Apr 03


Like all the big memory companies, Micron invests a lot of time, money and resources into R&D pushing existing technology and developing ‘what comes next’ technology. Micron have a reputation for being at the forefront and, while not much is openly disclosed (in the scientific literature, for example), the Silicon Valley rumor mill is always alive with the latest guesses as to where Micron will move next. Recently through their purchase of Numonyx they have been at the forefront of bringing PCM (phase change) to market, initially at least, as a NOR Flash replacement. As to they other endeavors in emerging memory technologies, some limited information is available in Analyst Conference presentations but it is fairly high level and gives no direct indication of their actual focus.

The information has often been presented in the form of ‘traffic light’ charts where key technology attributes are graded from green (good) to red (extreme, i.e. needs work). An example from Winter (February) 2011 is shown above. Interpreting the various acronyms requires a bit of digging but I believe MVO is broadly what is covered by ReRAM, technologically speaking**. (Any identification of PCMS would be most welcome**). The last such update I have found is from the Fall (October) 2012 Analyst Conference (link and scroll down) where PCM (presumably because it has emerged) and PCMS have gone and FBRAM (Floating Body RAM, IP acquired from Innovative Silicon, ISI)** has appeared. Looking at the changes in the traffic lights is interesting. For example, Molecular and MRAM are unchanged, while CBRAM and STT-RAM show improvement. FeRAM and MVO seem to have made some steps forward and some steps back! I’ve summarized these trends in a traffic light plot of my own. The first column lists the various emerging technologies with a color corresponding to an average of Micron’s grading of the five technology attributes. The other two columns are similarly coded but in terms of the change (deltas) over the last 6 months (middle column) and 1 year (third column). Thus CBRAM and STT-RAM have ‘green’ entries in columns 2&3 representing their perceived improvement, i.e. coming closer to being ready for production.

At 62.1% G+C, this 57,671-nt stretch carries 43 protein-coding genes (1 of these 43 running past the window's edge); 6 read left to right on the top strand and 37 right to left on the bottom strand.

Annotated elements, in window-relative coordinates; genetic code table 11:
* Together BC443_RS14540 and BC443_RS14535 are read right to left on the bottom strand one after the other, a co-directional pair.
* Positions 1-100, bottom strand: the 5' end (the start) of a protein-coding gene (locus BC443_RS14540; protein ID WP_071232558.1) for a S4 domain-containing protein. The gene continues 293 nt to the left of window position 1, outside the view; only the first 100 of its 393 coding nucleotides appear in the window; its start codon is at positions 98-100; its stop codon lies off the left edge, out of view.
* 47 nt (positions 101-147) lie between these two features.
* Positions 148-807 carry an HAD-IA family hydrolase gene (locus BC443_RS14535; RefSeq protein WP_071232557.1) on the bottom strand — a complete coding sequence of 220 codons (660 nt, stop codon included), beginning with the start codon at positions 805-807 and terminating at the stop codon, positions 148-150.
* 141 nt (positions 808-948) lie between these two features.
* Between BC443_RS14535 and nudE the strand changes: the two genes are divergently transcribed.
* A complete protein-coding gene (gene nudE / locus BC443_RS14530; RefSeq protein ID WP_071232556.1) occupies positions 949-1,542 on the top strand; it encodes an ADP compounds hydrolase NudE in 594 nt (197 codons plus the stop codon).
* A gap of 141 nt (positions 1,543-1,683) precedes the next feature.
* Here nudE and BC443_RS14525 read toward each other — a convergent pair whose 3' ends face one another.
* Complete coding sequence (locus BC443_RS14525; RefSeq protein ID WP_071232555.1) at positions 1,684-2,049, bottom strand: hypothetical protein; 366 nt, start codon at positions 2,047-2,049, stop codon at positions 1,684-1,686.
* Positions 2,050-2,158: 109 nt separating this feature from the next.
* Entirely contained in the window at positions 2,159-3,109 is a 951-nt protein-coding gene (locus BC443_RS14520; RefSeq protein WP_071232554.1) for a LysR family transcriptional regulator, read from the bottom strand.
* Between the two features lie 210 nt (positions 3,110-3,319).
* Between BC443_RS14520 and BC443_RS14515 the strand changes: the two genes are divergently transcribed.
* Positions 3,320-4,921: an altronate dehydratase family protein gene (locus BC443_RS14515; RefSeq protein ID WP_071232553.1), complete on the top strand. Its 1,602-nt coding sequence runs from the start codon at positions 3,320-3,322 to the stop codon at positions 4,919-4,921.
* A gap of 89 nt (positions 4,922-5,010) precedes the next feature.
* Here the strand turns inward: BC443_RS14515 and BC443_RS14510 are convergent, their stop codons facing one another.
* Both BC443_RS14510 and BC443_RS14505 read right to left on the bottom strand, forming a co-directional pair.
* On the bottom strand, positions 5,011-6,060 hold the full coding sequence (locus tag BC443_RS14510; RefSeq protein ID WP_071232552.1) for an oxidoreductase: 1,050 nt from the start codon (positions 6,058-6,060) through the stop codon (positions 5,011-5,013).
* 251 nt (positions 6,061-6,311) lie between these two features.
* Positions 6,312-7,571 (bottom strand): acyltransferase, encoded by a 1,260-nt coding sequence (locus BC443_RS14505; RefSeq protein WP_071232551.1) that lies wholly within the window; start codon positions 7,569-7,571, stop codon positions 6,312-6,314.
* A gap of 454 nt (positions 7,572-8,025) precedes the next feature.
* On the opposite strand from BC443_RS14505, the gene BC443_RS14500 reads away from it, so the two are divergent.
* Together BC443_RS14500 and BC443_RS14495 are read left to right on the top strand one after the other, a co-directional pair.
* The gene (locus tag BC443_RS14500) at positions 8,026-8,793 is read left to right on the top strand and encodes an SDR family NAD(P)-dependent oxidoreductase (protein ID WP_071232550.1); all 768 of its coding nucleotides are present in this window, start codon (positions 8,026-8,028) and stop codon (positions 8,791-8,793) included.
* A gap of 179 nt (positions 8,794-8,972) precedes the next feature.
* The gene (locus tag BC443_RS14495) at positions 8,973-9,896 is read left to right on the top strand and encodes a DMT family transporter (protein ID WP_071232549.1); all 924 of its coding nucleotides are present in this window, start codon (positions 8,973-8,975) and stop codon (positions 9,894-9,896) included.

One should take this analysis with at least a couple of grains of salt but I think one can say the following:
* None of these technologies will become a Micron product if any of the ‘traffic lights’ is red. A yellow or two may be ok but orange or red must be eliminated.
* Micron are just observing what others are doing in the Molecular and MRAM areas. (No progress and the assessment is bleak).
* FBRAM is something they have just started looking into and given the TEM picture in the Analyst presentation, perhaps a few lots have been run in a Micron Development fab.
* Not sure what to make of Micron’s interest in FeRAM. Seems there is progress but no TEMs!
* MVO is obviously giving Micron problems particularly in terms of manufacturability, endurance and retention. Nonetheless, they would appear to be processing wafers.
* CBRAM and STT-RAM would appear to be being actively developed with progress being achieved. CBRAM has already reached the no ‘red or orange’ level….

Christie Marrian ReRAM-Forum Moderator
** Thanks to some alert readers I’ve been able to clarify some of the acronyms. See Comments below


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  1. Chen Yangyin

    Nice article.
    By your estimation, the “MVO” is a filament type or a interface type ReRAM?
    I am surprised that both endurance / retention are concern, and the manufacturability is also bad in Micron’s view.

  2. Fred Chen

    Micron distinguishing between MVO and CBRAM seems puzzling to me. I’d think the filamentary physics would be the same between the two.

  3. admin

    Hi Fred, Yangyin
    Thanks for your comments. Here is a bit of clarification:
    PCMS = Stackable, Cross-point PCM. Apparently, Intel defined the term some time ago.
    FBRAM = Micron acquired the IP and a few people (Dr. Pierre Fazan – founder) when Innovative Silicon (ISI) folded.
    MVO = Multi-valent Oxide ReRAM. Unity Semiconductor had an agreement with Micron to run wafers with their CMOx (Complex Metal Oxide) technology through the Micron Development Fab. Judging by Micron’s assessment, I suspect this arrangement has come to an end.

  4. Peter Newman

    Micron’s red-lights in 2011 for manufacturability clearly needed to be taken with a large pinch of salt given Everspin’s progress in bringing STT-RAM products to market and Altis’s progress with CBRAM fab runs. Such analyses are always tinged by the perception bias of those making them hence, I suspect, the favourable judgement given to the approach Micron are actually following.

    Did you glean any news on the rumour HP will bring memristor products to market this year (see http://www.theregister.co.uk/2013/04/03/memristor_and_photonics/)?

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